From an OkCupid match to an Appalachian mountain wedding with a restored barn, bonfire and native wildflowers
Taylor (he/they) and Michael (he/they) wanted their wedding to focus on everything they love: delicious food, excellent music and their loving friends. Their May wedding took place in the Pennsylvania Appalachian mountains, in a restored historic barn. The floral design of the event featured a variety of Pennsylvania native flowers and classic wedding selections, including yellow billy balls, thistle, ferns, peonies, anemones, ranunculus, feverfew and roses.
Honoring their home and wedding venue, the couple embraced the barn and mountain vibes with long tables, wildflowers and a bonfire. Taylor and Michael, who both identify as gay grooms, got ready separately and did a first look before their outdoor ceremony. They wore matching Indochino gray-blue suits; Taylor’s suit had a galaxy interior lining, and Michael’s had a red floral interior lining that matched their floral socks. They chose a “come as you are” dress code for their guests, and most of the attendees, knowing the couple’s aesthetic preferences, chose to come wearing florals.
We caught up with Taylor to hear more about their Appalachian mountain wedding.
Tell us your love story!
We met on OkCupid in 2014 while living in New York. Michael lived in Harlem with his dog Olive and a roommate, and I lived in Brooklyn with two roommates. By New York dating standards, dating in separate boroughs usually qualifies as a dealbreaker, but we persisted. We moved in together by the end of 2015, and adopted our second dog, Kit, soon after.
In 2019, Michael and I planned a trip abroad to Hungary, with a layover in Iceland. While on our layover, we took an excursion to the Blue Lagoon, a spot we had been to and fallen in love with. As our layover was early in the morning, we were some of the first bathers to enter the blue waters. While resting in the far pool of the lagoon, Michael pulled out a small plastic bag with a ring inside. I said yes, then we flew off for the continued part of our journey.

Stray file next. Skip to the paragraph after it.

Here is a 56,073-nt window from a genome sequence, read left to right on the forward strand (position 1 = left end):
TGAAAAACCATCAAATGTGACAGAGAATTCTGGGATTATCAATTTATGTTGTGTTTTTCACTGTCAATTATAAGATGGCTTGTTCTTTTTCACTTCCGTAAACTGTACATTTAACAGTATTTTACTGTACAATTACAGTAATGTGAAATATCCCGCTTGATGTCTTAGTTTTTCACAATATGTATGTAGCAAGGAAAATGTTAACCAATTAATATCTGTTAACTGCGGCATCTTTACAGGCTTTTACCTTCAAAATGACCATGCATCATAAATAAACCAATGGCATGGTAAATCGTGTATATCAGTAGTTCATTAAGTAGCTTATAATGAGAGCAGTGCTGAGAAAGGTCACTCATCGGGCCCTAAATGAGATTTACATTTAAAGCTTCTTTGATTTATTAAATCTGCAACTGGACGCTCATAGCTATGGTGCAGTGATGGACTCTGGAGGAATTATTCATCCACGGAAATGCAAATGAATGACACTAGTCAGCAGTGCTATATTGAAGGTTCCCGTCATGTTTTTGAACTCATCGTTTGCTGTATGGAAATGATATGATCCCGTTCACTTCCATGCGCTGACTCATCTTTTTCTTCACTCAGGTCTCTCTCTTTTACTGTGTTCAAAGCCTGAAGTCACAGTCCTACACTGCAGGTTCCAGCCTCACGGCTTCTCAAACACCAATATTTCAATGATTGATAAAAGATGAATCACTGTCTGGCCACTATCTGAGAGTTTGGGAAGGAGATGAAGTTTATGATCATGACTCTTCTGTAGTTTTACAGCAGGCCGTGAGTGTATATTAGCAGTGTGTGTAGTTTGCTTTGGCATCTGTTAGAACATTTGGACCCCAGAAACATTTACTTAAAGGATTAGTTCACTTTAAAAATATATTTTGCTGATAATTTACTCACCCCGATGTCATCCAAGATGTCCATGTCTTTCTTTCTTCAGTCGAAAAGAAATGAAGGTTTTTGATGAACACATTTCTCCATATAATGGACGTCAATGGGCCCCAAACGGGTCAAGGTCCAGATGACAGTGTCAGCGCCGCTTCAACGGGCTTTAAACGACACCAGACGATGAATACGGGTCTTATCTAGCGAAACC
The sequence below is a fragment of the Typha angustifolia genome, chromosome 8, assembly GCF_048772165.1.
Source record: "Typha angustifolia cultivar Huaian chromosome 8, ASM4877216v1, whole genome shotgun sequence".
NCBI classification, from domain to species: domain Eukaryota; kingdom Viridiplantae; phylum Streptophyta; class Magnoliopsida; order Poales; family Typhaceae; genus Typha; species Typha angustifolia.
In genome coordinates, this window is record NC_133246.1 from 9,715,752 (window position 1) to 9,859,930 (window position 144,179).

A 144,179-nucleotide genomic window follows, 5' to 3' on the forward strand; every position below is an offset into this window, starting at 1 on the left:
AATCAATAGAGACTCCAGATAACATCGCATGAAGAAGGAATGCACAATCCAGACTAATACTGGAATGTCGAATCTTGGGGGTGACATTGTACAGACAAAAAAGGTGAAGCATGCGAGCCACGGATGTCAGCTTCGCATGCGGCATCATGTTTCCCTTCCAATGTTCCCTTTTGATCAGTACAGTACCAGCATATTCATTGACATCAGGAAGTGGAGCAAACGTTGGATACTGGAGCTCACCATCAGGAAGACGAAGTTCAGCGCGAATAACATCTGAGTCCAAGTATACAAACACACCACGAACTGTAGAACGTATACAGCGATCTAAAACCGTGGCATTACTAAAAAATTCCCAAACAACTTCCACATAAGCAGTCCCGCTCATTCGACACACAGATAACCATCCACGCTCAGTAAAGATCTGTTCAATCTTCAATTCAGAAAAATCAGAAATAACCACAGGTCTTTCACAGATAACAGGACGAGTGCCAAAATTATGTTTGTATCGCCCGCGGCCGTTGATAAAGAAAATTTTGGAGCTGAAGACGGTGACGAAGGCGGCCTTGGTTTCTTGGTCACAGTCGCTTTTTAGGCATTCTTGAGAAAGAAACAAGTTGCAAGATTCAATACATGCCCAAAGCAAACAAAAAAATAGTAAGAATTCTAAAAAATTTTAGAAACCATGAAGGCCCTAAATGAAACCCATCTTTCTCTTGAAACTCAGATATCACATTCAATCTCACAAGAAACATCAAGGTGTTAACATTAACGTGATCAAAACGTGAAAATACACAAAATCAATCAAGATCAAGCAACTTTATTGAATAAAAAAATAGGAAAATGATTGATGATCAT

Tell us about the ceremony.
Our ceremony was held outside in an open field, with bench seats and barrels. We wrote our own vows and my close friend from college flew in to perform the ceremony. We did not include readings, speeches or religious elements in our ceremony. I walked down first with my mom, then Michael followed with his mom.
How did you personalize your mountain wedding?
We made sure the music was what we wanted and cut out anything we found traditionally silly. We asked the DJ to play anything by a diva from 1985 to 2014. We wanted a specific vibe to go with the open bar. We also brought items from our journey together: postcards from Brooklyn, rocks from our hometowns, a poorly focused Polaroid of us, some inside jokes and all of the antique books collected on our various trips.
What advice would you give to engaged LGBTQ+ couples or marriers planning their wedding?
Pick three things you want to go really well and try to align yourself with them. It’s important you’re comfortable with all your choices. Choose vendors who will embrace you. We encountered a pleasant surprise meeting our photographer, Mark Martucci; we’ve grown a kinship.
What challenges did you face as an LGBTQ+ couple planning your wedding?
We were married in the northeast, so our limitations were luckily just due to price. We faced some challenges obtaining a marriage license in one county, due to a law that said we had to be residents of the area and have a religious member of a congregation perform the wedding. Needless to say, that was not the road we took, but it was a challenge nonetheless.
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Photographer: Mark Martucci Photography
Planner: Lauren Gemberling
Venue: Herman & Luther’s
Florist: Hometown Floral
Shoes: To Boot
Jewelry: Shahla Karimi; Marke Wedding Bands
DJ: Mixed Up Productions
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